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This question already has an answer here:

Consider a join A LEFT JOIN B ON A.id = B.a_id:

  • B.a_id is nullable -- most but not all B records point to an A record.
  • A can, at most, only have one matching B record (business logic).
  • Not all A records have a match in B.

Is there a way to tell MSSQL that there will never be more than one A:B match, thus allowing it to shortcut the join once a match is found for a given A record?

I would think that such an optimization could happen if B.a_id had a unique index, but that's not possible since it's nullable.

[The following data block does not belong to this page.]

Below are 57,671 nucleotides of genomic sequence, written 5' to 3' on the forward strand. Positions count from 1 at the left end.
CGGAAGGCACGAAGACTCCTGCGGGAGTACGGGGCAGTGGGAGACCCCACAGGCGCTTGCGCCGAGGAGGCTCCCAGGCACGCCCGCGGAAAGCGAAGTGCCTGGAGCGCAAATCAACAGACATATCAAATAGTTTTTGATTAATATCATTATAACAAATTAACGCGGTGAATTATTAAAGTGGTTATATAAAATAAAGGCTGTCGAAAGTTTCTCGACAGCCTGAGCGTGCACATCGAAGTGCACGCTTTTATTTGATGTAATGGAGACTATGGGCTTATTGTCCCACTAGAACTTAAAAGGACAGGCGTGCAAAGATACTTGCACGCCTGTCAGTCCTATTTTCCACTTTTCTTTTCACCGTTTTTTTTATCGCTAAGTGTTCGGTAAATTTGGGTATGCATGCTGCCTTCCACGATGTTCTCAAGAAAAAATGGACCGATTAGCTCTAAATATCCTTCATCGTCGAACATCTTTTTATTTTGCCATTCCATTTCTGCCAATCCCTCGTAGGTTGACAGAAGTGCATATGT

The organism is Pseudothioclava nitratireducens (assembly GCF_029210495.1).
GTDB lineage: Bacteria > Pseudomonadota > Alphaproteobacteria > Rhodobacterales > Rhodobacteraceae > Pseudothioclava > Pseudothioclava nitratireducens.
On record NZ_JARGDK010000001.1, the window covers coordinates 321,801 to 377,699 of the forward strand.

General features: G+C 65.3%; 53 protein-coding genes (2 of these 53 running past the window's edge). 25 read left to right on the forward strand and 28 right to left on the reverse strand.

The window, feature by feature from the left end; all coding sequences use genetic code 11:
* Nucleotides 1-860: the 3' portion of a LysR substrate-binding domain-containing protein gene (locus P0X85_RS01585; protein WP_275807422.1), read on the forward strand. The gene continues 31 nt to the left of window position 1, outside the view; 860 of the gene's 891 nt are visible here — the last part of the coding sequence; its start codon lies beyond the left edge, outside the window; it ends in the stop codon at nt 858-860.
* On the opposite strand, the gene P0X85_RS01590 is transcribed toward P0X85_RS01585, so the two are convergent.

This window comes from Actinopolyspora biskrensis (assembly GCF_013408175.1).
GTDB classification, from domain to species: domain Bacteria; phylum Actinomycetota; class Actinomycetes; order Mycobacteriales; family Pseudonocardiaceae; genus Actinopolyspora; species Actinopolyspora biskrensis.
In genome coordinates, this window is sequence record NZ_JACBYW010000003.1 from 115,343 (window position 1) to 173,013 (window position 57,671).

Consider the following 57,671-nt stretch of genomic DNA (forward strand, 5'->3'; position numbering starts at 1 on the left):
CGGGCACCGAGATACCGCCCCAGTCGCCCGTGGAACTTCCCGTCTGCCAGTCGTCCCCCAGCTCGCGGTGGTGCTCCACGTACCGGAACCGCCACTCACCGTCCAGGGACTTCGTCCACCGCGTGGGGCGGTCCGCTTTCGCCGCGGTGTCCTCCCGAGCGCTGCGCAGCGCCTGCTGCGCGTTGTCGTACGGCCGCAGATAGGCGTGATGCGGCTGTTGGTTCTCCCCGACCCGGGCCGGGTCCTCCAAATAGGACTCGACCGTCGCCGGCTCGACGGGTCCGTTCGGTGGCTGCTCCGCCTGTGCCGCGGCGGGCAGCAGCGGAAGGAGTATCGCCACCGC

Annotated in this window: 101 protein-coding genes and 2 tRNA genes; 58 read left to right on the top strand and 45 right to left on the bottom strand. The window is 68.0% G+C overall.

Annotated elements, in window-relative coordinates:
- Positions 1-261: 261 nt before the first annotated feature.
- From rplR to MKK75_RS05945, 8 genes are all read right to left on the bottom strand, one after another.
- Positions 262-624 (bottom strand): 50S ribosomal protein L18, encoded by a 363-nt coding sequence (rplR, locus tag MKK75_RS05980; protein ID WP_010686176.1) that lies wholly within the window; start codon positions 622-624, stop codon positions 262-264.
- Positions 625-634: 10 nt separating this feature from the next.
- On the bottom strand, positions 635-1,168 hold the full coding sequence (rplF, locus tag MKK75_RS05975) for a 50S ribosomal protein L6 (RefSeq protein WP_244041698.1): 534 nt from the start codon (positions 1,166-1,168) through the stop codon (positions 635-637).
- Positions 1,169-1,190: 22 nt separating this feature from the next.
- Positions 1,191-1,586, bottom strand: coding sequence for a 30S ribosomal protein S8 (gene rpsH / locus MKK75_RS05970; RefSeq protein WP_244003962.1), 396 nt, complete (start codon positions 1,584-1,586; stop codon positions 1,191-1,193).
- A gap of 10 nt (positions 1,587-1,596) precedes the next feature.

Complicating the issue: A and B are in different databases (same MSSQL instance).

If it matters, I'm using SQL Server 2008 R2.

marked as duplicate by Paul White Sep 2 '15 at 18:49

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Wiki answer from a comment on the question by @ypercube:


You can use a filtered index:

CREATE UNIQUE INDEX a_id_uq 
ON b (a_id) 
WHERE a_is IS NOT NULL;

See Filtered Index Design Guidelines

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